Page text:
by Sarah Hibberd Miranda Stanyon

The sublime - that elusive encounter with overwhelming height, power or limits - has been associated with music from the early-modern rise of interest in the Longinian sublime to its saturation of European culture in the later nineteenth century and beyond. This volume offers a historically situated study of the relationship between music, sound and the sublime. Together, the authors distinguish between the different aesthetics of production, representation and effect, while understanding these as often mutually reinforcing approaches. They demonstrate music's strength in playing out the sublime as transfer, transport and transmission of power, allied to the persistent theme of destruction, deaths and endings. The volume opens up two avenues for further research suggested by the adjective 'sonorous': a wider spectrum of sounds heard as sublime, and (especially for those outside musicology) a more multifaceted idea of music as a cultural practice that shares boundaries with other sounding phenomena.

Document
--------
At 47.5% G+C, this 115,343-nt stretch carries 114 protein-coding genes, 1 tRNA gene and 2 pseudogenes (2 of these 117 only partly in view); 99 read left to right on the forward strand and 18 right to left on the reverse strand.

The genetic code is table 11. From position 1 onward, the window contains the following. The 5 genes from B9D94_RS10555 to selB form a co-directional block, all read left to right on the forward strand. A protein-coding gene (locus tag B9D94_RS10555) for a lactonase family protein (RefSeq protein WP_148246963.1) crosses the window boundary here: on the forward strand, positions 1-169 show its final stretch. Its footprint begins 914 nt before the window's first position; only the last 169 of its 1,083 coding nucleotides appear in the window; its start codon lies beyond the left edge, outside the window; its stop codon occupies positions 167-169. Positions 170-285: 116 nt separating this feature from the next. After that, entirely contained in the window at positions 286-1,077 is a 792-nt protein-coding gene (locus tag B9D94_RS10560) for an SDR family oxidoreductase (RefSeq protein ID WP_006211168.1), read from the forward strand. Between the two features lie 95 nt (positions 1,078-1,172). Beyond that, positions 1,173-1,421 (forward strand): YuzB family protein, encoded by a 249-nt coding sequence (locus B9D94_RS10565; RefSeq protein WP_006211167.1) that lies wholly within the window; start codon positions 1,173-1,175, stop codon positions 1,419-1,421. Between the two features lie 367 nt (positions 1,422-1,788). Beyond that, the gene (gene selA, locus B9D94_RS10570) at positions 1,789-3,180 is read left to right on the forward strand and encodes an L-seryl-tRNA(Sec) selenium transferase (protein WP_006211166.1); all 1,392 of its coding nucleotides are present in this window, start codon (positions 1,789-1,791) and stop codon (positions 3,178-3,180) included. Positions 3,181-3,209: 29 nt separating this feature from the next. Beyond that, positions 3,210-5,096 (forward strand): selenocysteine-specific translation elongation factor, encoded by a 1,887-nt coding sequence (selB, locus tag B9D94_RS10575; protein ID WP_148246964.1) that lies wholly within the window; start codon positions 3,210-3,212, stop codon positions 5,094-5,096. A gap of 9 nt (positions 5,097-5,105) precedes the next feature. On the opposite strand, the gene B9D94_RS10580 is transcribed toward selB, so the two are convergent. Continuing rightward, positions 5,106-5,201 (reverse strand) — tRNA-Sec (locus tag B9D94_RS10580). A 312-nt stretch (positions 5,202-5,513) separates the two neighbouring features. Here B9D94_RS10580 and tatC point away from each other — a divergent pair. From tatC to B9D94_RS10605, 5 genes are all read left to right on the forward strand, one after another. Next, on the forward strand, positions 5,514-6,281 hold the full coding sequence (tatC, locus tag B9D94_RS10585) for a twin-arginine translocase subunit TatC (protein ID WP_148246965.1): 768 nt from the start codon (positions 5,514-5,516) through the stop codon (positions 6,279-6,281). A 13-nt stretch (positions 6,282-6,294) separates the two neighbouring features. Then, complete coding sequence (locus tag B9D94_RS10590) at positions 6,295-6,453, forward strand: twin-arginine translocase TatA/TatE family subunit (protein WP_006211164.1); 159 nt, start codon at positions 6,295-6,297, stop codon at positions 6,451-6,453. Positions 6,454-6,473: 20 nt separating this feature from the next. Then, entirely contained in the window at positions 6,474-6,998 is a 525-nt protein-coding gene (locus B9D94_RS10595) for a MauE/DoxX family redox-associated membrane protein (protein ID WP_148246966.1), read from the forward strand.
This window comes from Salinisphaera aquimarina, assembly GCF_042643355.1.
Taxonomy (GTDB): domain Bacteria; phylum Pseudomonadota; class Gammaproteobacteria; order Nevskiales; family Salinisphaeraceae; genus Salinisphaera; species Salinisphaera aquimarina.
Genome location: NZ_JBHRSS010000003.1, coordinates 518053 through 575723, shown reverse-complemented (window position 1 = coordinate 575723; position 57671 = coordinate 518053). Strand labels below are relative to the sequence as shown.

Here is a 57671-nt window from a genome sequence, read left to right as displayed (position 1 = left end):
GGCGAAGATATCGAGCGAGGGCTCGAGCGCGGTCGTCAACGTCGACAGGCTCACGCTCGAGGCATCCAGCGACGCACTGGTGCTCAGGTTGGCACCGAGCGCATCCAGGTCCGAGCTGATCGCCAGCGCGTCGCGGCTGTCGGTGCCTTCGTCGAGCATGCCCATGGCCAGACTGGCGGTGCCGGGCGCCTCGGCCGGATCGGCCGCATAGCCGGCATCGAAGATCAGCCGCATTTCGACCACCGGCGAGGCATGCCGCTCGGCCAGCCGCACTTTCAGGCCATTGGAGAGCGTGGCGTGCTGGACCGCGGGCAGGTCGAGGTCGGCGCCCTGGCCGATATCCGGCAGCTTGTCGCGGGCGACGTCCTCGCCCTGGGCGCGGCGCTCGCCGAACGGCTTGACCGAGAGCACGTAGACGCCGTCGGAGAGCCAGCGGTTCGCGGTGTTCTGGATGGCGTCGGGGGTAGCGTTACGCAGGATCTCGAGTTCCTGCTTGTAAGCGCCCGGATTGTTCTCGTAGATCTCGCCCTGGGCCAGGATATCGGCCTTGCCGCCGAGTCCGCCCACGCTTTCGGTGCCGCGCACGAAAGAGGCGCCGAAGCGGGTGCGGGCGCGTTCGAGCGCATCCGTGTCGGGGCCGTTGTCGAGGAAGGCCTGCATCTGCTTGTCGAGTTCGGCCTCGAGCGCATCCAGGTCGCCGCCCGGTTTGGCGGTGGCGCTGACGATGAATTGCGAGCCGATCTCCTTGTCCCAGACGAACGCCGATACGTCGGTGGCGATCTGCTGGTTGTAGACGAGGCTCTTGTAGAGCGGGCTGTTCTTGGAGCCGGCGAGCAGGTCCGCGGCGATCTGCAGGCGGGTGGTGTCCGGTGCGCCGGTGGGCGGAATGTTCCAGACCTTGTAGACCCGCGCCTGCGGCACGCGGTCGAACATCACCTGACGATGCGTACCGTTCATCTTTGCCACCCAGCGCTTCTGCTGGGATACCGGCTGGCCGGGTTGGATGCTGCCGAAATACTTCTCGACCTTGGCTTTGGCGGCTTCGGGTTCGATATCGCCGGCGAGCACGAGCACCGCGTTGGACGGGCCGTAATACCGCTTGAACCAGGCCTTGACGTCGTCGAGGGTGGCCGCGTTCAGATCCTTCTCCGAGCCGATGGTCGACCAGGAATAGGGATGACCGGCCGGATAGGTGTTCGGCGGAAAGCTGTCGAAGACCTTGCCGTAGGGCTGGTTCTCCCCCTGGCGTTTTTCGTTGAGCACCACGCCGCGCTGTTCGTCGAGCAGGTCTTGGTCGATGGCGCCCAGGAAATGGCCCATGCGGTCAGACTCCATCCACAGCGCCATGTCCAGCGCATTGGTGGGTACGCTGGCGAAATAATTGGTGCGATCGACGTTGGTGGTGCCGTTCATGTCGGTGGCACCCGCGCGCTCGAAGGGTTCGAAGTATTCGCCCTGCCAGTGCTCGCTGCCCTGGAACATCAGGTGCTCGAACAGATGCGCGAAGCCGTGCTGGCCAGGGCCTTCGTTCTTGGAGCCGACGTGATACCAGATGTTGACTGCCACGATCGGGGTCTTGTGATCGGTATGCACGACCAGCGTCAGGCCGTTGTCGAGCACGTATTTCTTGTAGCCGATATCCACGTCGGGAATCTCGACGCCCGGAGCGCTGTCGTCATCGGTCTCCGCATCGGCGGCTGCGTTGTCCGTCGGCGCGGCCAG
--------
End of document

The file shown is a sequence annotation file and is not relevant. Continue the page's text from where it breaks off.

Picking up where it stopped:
Music and World-Building in the Colonial City: Newcastle, NSW, and its Townships, 1860–1880 (Music in Nineteenth-Century Britain)

by Helen J. English